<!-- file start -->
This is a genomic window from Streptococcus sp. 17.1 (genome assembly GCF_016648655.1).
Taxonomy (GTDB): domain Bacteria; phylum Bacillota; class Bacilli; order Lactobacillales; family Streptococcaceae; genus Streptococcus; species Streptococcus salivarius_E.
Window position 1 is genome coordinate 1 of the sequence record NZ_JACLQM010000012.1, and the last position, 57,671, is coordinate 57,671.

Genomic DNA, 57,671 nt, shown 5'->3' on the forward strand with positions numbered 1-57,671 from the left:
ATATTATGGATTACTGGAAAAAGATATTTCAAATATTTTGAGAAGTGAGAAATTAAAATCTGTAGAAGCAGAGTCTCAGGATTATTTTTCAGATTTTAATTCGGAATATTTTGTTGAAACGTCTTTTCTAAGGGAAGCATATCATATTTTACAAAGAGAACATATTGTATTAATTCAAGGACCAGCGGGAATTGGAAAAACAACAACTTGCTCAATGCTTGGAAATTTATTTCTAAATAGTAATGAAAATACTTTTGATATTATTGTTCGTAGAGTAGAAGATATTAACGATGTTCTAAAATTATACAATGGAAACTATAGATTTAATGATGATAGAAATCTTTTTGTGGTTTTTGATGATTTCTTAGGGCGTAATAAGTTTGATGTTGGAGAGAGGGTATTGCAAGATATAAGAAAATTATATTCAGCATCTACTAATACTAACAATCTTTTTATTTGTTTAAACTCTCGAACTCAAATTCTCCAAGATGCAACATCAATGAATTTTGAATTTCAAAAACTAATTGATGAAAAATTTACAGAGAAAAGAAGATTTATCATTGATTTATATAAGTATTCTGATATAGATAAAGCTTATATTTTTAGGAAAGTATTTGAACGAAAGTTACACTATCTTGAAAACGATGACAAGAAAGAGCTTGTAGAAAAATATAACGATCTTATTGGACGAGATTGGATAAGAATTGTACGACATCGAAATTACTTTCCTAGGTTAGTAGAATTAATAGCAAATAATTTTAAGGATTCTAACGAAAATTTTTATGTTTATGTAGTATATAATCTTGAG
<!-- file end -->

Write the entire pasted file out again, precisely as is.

This is a genomic window from Streptococcus sp. 17.1 (genome assembly GCF_016648655.1).
Taxonomy (GTDB): domain Bacteria; phylum Bacillota; class Bacilli; order Lactobacillales; family Streptococcaceae; genus Streptococcus; species Streptococcus salivarius_E.
Window position 1 is genome coordinate 1 of the sequence record NZ_JACLQM010000012.1, and the last position, 57,671, is coordinate 57,671.

Genomic DNA, 57,671 nt, shown 5'->3' on the forward strand with positions numbered 1-57,671 from the left:
ATATTATGGATTACTGGAAAAAGATATTTCAAATATTTTGAGAAGTGAGAAATTAAAATCTGTAGAAGCAGAGTCTCAGGATTATTTTTCAGATTTTAATTCGGAATATTTTGTTGAAACGTCTTTTCTAAGGGAAGCATATCATATTTTACAAAGAGAACATATTGTATTAATTCAAGGACCAGCGGGAATTGGAAAAACAACAACTTGCTCAATGCTTGGAAATTTATTTCTAAATAGTAATGAAAATACTTTTGATATTATTGTTCGTAGAGTAGAAGATATTAACGATGTTCTAAAATTATACAATGGAAACTATAGATTTAATGATGATAGAAATCTTTTTGTGGTTTTTGATGATTTCTTAGGGCGTAATAAGTTTGATGTTGGAGAGAGGGTATTGCAAGATATAAGAAAATTATATTCAGCATCTACTAATACTAACAATCTTTTTATTTGTTTAAACTCTCGAACTCAAATTCTCCAAGATGCAACATCAATGAATTTTGAATTTCAAAAACTAATTGATGAAAAATTTACAGAGAAAAGAAGATTTATCATTGATTTATATAAGTATTCTGATATAGATAAAGCTTATATTTTTAGGAAAGTATTTGAACGAAAGTTACACTATCTTGAAAACGATGACAAGAAAGAGCTTGTAGAAAAATATAACGATCTTATTGGACGAGATTGGATAAGAATTGTACGACATCGAAATTACTTTCCTAGGTTAGTAGAATTAATAGCAAATAATTTTAAGGATTCTAACGAAAATTTTTATGTTTATGTAGTATATAATCTTGAG